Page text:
He immediately becomes the highest-paid guard in the game, but that makes sense considering his age and production. And did I mention the Browns have a lot of salary-cap space?
In fact, they didn't stop there. Not only did Cleveland—who of course already has perennial Pro Bowler Joe Thomas at left tackle—spend big bucks on Zeitler and give a massive extension to talented young left guard Joel Bitonio, but the Browns also signed center JC Tretter away from the Green Bay Packers.
The 2013 fourth-round pick impressed in place of Corey Linsley early in 2016 before suffering a season-ending knee injury. And yes, a $10 million commitment is quite strong for a guy with just 10 career starts under his belt, but a $5.6 million annual salary is reasonable for any starter these days, especially if you've got money like the Browns and the addition means moving Cameron Erving out of the center position. Erving, a second-year first-round pick, was abysmal in that spot in 2016.
Grade for Zeitler: A
Grade for Tretter: B+
Nick Perry Re-Signs with the Green Bay Packers
Five years, $60 million with $18.5 million guaranteed [Rapoport]
The franchise tag worked to water down the free-agent market for pass-rushers, making former first-round pick Nick Perry one of the best young edge defenders slated to hit the open market on Thursday. But Perry never got there, because the Green Bay Packers locked him up before anyone had a chance to poach.
And it's a good thing they did, because not a lot else went well for the Packers on Thursday. They certainly couldn't afford to take a hit up front on defense. Julius Peppers and Clay Matthews are both on the wrong side of 30, and Peppers might not be back in 2017. Perry isn't just the reigning team leader in sacks; he's also the only guy currently on the roster who had more than five sacks in 2016.
He had 11, shattering his previous career high of four. He also had a strong season against the run. It was an indication that the 26-year-old is finally ready to start living up to the expectations Green Bay had when drafting him 28th overall in 2012.
Nice timing, too, because that's one hell of a contract for a guy who had never started more than six games in a season before starting 12 in 2016.
The money makes sense for an emerging player at a premium position, especially considering the contract year Perry put together and the lack of pass-rushers available. Green Bay had no choice here, but the Packers are usually so smart with their money that this has little chance of backfiring.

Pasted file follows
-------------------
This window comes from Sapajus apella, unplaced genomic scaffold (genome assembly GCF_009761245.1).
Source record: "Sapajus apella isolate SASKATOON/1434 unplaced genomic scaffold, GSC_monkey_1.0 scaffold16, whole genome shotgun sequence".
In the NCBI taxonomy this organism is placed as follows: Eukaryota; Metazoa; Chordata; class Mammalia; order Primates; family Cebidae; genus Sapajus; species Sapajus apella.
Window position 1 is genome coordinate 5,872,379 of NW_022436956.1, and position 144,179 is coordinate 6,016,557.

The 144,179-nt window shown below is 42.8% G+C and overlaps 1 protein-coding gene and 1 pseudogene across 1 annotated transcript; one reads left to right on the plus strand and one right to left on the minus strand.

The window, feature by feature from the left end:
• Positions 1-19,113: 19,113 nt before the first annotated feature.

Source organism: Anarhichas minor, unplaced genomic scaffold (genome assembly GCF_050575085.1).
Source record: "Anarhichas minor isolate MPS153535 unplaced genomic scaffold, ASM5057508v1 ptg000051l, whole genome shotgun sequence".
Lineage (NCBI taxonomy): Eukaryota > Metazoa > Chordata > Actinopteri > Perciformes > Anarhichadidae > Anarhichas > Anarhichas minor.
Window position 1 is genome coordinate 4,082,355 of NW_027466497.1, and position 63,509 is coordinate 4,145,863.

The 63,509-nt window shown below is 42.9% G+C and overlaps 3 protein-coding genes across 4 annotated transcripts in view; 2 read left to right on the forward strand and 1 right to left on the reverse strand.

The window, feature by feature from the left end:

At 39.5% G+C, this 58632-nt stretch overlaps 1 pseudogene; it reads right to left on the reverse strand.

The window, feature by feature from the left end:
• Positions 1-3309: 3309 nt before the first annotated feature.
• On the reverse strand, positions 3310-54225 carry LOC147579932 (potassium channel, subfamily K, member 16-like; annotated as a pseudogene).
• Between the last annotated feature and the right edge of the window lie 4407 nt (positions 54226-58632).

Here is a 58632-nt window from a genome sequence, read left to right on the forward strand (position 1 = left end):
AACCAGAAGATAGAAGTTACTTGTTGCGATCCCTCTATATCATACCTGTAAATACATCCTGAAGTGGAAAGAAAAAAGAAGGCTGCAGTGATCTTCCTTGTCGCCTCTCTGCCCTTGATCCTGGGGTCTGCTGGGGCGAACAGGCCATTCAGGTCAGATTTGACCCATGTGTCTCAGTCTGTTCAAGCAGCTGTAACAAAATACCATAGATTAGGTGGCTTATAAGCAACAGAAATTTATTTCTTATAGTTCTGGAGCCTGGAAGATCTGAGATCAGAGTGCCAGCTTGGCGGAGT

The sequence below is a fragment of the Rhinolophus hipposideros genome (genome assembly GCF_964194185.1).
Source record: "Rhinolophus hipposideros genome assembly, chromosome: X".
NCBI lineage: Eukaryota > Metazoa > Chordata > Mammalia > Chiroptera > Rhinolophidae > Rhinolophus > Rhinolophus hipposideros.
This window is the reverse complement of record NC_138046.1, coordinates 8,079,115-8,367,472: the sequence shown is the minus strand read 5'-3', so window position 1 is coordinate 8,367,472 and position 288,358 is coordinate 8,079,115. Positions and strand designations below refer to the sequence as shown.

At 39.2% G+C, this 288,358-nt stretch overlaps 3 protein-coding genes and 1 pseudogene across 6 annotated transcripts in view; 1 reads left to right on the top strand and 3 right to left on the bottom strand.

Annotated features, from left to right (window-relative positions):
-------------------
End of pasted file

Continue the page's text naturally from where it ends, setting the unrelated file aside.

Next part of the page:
Mike Glennon to the Chicago Bears
Three years, $45 million with $19 million guaranteed [Schefter]
My favorite cliche is that there are 32 teams in this league and fewer than 32 franchise-caliber quarterbacks, and you simply can't win consistently nowadays without a franchise quarterback.
Those supply-and-demand dynamics explain why Brock Osweiler leveraged his seven half-decent career starts into a four-year, $72 million deal with the Houston Texans last offseason, and why Mike Glennon—who hasn't started a game since 2014—is suddenly the Chicago Bears' starting quarterback with $19 million guaranteed in his pocket.
Glennon at least has more upside than 33-year-old signal-caller Jay Cutler, and Cutler's release essentially paid for much of Glennon's guarantee. The Bears entered free agency with over $50 million in salary-cap space, so this isn't necessarily crippling.
Still, you're not a contender, you've got the No. 3 overall pick in next month's draft, you've just lost your top receiver, and your offensive tackles are horrible. So why throw all that money at a dude with a 5-13 record as a starter and a sub-60 completion percentage? A guy who by all indications is a career backup?
It's really hard to see this signing paying dividends.
Matt Kalil to the Carolina Panthers
Five years, $55.5 million with $25 million guaranteed [USA Today's Tom Pelissero]
The Carolina Panthers needed a better left tackle. Cam Newton deserved a better left tackle. It's a damn important position these days, and Mike Remmers and Michael Oher didn't cut it the last couple of years.
But Matt Kalil?
At $11 million a year with $25 million guaranteed over the next half-decade?
Wouldn't a team like the Panthers—a contender with a franchise quarterback who was the league MVP in 2015—be better off paying an extra couple million dollars a year and less guaranteed cash to an older yet more accomplished left tackle like Andrew Whitworth?
Carolina committed $25 million to Kalil, while Whitworth signed elsewhere for $10 million less in guaranteed money. Whitworth may be eight years older, but he's coming off a second consecutive Pro Bowl season.